Along with lighting and nutrition, one of the other factors that we’re able to control and manipulate to get the best results from our hydroponic plants is temperature and humidity. This article is going to discuss just how you can monitor and change the temperature and humidity levels of both your air and nutrient solution in your hydroponic garden or hydroponic grow tent.
Monitoring Hydroponic Temperature And Humidity
Temperatures fall at night and rise during the day. This is why constant monitoring is needed. You should monitor your air temperature on a regular basis.
Ideally you should keep the air temperature during the daytime at 70 – 80 degrees fahrenheit and the temperature at night between 55 – 60 degrees fahrenheit. Of course you should keep in mind that this ideal temperature may fluctuate depending on exactly what you’re growing and what stage of growth it’s in, but as a general rule this is pretty sound.
You should also maintain your nutrient solution at between 55 – 60 degrees fahrenheit for the best results. Of course in order to do this, you’ll need an accurate hydroponic thermometer which is perfect for checking your nutrient solution temperature.
Relative humidity climbs quite quickly when the temperature drops during the night. Conversely, the same amount of water (humidity) is still in the air when the temperature increases. Again, you should monitor your humidity levels very closely. You need to aim for a relative humidity level of 50% which will be ideal for most gardens.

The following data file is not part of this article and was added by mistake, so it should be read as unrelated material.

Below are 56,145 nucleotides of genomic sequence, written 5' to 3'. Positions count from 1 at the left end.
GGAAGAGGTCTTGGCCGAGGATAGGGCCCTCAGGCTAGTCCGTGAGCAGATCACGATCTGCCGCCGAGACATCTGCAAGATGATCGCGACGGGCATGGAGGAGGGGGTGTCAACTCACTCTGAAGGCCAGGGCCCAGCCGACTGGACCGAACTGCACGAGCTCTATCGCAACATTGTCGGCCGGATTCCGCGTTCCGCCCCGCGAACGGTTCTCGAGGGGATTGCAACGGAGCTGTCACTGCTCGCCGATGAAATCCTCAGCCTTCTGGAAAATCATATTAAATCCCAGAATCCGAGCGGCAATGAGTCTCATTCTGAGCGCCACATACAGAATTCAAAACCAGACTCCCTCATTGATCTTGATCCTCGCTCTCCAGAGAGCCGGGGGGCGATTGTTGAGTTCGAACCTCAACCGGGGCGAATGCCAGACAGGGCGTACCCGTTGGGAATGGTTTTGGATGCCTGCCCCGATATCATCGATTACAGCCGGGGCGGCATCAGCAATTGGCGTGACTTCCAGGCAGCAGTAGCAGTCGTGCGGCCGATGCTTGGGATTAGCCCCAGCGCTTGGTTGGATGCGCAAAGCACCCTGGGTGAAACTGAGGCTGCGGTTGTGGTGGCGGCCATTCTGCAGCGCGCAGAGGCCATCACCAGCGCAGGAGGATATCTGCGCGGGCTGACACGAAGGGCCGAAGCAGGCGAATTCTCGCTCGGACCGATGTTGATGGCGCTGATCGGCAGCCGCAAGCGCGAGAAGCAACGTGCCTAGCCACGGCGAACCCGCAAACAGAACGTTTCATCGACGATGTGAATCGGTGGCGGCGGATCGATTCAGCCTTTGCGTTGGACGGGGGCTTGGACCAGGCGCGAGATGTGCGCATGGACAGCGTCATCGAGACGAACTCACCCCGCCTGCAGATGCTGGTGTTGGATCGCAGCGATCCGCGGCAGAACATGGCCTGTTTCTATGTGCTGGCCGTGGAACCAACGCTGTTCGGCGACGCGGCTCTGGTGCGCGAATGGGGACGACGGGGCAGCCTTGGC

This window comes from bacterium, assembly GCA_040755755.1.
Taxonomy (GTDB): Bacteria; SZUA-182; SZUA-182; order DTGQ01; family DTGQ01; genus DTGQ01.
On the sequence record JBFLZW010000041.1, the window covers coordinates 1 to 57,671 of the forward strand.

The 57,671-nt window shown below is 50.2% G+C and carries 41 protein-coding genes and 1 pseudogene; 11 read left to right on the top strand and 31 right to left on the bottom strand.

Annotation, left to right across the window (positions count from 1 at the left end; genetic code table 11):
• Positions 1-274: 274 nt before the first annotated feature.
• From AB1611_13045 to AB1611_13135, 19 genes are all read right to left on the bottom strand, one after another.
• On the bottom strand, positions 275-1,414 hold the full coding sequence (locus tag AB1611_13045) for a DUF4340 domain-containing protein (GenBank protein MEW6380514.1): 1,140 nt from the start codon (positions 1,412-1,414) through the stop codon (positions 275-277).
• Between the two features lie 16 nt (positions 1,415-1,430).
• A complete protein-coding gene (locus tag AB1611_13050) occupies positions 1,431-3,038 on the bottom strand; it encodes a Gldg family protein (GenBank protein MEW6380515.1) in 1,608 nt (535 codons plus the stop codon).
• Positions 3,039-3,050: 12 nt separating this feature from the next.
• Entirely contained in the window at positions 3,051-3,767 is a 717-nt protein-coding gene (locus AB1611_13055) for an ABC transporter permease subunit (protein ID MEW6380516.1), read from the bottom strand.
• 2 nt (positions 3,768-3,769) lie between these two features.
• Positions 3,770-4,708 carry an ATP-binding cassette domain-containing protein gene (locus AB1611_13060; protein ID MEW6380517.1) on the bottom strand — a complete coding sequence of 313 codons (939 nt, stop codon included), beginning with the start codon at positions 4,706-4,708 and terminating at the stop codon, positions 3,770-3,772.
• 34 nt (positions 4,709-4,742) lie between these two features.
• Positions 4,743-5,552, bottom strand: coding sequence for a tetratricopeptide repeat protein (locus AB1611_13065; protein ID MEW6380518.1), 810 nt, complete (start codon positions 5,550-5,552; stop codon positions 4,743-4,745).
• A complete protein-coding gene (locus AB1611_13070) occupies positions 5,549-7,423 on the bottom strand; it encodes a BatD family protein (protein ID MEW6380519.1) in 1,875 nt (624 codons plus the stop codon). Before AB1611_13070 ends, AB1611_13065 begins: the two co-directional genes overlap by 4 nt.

In order to monitor the humidity levels most accurately you will need a hydroponic hygrometer! This model also monitors ambiance air temperature which needs to be kept at the levels stated above. It also keeps a record of the highest as well as lowest daily humidity level to make monitoring very easily.
Controlling Hydroponic Temperature And Humidity
You will require a thermostat on your vent fan so that the fan turns on when your temperature reaches the highest point you’re allowing. You can make this process easier buy having a hydroponic intake fan complete with a thermostat. By having two of these fans you can have them both operating in conjunction with each other, one as an exhaust fan and the other as an intake fan as that’s what they’re capable of doing. This is a completely hands off approach to controlling your temperature in your hydroponic grow rooms.
If you attach a humidistat to your vent fan as well then you’ll also be able to control humidity completely hands off. Aim for humidity levels of 70% when plants are in vegetative growth and 50% when flowering. When humidity rises above these levels then you’ll want your vent fan to kick in to extract your humid air and ideally your intake fan to bring in some fresh CO2 rich air at the same time.
This entire process is about as complicated as hydroponic gardening gets, which isn’t very difficult really. If you try and automate the process as i describe above then you’ll make everything easier.